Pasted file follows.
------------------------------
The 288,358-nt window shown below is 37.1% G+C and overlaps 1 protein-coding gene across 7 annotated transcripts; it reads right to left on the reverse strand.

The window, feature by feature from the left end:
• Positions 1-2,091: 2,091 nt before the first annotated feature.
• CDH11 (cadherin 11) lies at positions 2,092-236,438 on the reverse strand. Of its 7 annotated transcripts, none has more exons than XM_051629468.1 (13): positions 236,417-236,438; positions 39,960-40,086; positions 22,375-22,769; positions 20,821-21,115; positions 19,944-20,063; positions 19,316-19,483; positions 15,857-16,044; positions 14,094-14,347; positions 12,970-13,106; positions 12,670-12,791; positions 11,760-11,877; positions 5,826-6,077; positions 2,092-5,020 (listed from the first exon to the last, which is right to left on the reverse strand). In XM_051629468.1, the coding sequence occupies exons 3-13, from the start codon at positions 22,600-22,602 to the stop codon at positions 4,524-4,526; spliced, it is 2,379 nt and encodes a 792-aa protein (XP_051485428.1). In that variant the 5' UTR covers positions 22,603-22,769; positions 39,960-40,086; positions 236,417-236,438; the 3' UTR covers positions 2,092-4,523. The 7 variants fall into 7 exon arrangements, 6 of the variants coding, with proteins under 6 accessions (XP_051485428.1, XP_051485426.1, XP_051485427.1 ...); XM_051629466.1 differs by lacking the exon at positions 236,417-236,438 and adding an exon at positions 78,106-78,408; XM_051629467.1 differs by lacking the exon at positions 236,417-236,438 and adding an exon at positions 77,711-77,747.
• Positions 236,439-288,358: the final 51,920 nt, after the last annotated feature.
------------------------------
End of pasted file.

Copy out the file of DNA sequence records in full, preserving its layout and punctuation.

The 288,358-nt window shown below is 37.1% G+C and overlaps 1 protein-coding gene across 7 annotated transcripts; it reads right to left on the reverse strand.

The window, feature by feature from the left end:
• Positions 1-2,091: 2,091 nt before the first annotated feature.
• CDH11 (cadherin 11) lies at positions 2,092-236,438 on the reverse strand. Of its 7 annotated transcripts, none has more exons than XM_051629468.1 (13): positions 236,417-236,438; positions 39,960-40,086; positions 22,375-22,769; positions 20,821-21,115; positions 19,944-20,063; positions 19,316-19,483; positions 15,857-16,044; positions 14,094-14,347; positions 12,970-13,106; positions 12,670-12,791; positions 11,760-11,877; positions 5,826-6,077; positions 2,092-5,020 (listed from the first exon to the last, which is right to left on the reverse strand). In XM_051629468.1, the coding sequence occupies exons 3-13, from the start codon at positions 22,600-22,602 to the stop codon at positions 4,524-4,526; spliced, it is 2,379 nt and encodes a 792-aa protein (XP_051485428.1). In that variant the 5' UTR covers positions 22,603-22,769; positions 39,960-40,086; positions 236,417-236,438; the 3' UTR covers positions 2,092-4,523. The 7 variants fall into 7 exon arrangements, 6 of the variants coding, with proteins under 6 accessions (XP_051485428.1, XP_051485426.1, XP_051485427.1 ...); XM_051629466.1 differs by lacking the exon at positions 236,417-236,438 and adding an exon at positions 78,106-78,408; XM_051629467.1 differs by lacking the exon at positions 236,417-236,438 and adding an exon at positions 77,711-77,747.
• Positions 236,439-288,358: the final 51,920 nt, after the last annotated feature.